Working with healthcare facilities, particularly hospitals, is also taxing. Product specs are numerous, accessory items and installation parameters are exacting, and as if this weren’t enough, patient care and comfort must be considered at all times (as they should be). You may only get one chance to install in an area, so punchout must be done and inspection completed at the same time. We were summarily “excused” from one job because we were making too much noise. An installation “day job” was changed to an 11:00 p.m. to 7:00 a.m. project because of conflict with nursing personnel and their frequent trips through wet patching compound. Just be sure you’ve analyzed demolition, floor prep and area access thoroughly.
Corporate clients have their own issues. How long will company production or personnel workspace be disrupted? Where will product staging be done, or will supplies have to be delivered each day? Will they have a site supervisor on hand whenever work is being done? Must all installation be done after-hours? Perhaps the client will opt for vertical-lift installation if they have acres of systems furniture or consider modular carpet if there is high furniture density. What is the potential for an adversarial relationship with company employees? Plan for this through advance notification, alerting them to which areas are scheduled for new carpet. Installation teams should receive “charm school training” (or at least a remedial course) before being assigned to the job.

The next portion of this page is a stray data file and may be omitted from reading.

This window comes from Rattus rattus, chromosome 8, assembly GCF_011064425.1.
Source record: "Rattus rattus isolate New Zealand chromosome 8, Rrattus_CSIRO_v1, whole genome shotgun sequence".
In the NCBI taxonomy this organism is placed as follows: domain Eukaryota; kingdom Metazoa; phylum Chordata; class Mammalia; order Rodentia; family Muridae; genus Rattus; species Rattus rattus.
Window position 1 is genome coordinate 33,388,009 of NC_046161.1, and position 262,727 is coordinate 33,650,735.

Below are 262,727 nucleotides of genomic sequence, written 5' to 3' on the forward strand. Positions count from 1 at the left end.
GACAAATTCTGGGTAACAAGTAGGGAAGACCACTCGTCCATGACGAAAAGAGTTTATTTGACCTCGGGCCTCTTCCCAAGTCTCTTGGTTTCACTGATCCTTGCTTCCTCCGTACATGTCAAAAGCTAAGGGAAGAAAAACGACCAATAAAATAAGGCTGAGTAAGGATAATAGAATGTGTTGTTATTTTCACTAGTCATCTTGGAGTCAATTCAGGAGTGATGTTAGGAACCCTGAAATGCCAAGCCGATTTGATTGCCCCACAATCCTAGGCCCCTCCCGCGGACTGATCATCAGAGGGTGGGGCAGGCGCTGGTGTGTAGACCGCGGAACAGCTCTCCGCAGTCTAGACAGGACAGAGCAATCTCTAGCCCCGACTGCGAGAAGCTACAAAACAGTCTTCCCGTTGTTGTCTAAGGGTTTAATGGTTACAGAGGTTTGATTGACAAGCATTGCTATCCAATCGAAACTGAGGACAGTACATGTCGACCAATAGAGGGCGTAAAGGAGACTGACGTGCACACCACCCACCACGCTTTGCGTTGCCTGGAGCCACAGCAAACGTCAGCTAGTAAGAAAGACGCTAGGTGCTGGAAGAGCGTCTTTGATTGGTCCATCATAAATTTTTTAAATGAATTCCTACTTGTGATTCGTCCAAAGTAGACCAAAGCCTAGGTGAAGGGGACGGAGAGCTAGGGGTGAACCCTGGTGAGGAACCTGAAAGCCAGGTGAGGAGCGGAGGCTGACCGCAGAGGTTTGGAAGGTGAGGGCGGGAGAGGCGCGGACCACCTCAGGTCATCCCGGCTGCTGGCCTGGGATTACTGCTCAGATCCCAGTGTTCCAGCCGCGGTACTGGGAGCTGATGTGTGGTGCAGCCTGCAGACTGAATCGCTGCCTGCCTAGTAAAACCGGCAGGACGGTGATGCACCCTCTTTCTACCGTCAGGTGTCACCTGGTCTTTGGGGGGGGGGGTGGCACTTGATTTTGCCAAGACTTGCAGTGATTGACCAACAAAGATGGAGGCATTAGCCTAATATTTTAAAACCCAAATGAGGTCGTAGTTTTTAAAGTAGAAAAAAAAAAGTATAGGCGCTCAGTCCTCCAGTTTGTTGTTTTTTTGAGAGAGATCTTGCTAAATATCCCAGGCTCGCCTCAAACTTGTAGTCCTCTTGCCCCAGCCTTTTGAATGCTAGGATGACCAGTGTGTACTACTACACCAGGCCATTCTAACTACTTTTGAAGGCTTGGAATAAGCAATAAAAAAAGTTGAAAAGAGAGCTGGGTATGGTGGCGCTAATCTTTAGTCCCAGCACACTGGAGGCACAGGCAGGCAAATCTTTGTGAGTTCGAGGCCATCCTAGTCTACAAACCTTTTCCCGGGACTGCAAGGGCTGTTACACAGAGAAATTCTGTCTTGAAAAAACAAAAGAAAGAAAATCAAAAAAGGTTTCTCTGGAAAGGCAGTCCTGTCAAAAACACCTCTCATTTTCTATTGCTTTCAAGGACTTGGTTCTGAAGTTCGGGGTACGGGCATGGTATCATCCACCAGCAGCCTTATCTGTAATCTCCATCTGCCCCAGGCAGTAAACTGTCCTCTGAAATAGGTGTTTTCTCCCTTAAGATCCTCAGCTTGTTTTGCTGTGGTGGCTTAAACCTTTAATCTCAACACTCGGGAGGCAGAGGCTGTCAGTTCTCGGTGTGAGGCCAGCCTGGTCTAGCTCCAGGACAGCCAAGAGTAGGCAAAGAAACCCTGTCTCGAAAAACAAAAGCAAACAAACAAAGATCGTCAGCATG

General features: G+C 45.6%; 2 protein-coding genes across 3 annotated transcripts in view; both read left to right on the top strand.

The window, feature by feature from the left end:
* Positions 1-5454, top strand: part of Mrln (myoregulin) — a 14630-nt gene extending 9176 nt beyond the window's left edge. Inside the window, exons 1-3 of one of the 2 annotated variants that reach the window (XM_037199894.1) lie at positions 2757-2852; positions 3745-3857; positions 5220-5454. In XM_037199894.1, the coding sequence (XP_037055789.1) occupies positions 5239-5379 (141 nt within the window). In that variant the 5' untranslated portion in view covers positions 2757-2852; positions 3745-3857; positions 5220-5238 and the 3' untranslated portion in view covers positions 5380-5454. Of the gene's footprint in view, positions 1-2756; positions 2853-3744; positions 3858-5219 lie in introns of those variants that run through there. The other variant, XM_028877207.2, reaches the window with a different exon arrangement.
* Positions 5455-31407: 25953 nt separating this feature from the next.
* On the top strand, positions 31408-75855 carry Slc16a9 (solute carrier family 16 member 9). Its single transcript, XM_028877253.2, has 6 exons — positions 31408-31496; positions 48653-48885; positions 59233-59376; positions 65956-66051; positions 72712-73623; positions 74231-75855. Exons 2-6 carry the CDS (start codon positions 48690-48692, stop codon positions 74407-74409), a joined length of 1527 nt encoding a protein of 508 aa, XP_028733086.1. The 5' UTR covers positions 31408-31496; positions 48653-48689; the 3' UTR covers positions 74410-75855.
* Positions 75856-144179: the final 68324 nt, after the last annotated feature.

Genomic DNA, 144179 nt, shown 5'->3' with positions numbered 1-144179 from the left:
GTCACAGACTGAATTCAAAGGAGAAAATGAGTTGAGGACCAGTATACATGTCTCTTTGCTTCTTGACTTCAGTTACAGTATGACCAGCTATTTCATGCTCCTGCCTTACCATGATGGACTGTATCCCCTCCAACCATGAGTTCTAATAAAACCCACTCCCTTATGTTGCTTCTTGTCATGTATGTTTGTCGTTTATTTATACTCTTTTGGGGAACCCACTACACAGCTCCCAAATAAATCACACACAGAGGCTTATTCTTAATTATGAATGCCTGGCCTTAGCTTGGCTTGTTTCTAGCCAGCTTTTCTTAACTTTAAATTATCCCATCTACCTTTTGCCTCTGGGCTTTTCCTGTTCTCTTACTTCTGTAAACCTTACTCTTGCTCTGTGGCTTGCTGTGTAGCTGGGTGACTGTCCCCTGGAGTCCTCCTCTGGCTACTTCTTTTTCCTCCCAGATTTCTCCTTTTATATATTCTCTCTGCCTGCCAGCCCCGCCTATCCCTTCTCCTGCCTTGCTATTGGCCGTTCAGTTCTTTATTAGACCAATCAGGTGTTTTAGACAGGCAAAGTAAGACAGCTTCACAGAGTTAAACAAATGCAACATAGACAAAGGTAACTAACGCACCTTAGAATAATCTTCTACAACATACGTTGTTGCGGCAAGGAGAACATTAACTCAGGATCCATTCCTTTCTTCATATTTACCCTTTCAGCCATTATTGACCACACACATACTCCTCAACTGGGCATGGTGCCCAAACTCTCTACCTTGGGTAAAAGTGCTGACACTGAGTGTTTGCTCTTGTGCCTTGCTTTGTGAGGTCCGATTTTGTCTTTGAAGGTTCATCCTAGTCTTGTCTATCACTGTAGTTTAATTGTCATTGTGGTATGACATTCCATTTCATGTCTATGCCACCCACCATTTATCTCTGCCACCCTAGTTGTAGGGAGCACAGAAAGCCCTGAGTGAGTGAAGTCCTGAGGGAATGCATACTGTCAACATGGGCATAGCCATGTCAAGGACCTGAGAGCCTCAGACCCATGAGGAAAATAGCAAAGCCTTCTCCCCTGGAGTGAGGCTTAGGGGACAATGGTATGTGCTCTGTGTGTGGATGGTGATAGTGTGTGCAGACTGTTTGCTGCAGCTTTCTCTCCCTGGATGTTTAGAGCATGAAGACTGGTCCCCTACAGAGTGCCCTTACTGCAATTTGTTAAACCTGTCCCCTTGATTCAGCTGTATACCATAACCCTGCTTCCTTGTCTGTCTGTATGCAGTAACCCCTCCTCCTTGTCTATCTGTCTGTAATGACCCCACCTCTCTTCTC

KNOW YOUR STRENGTHS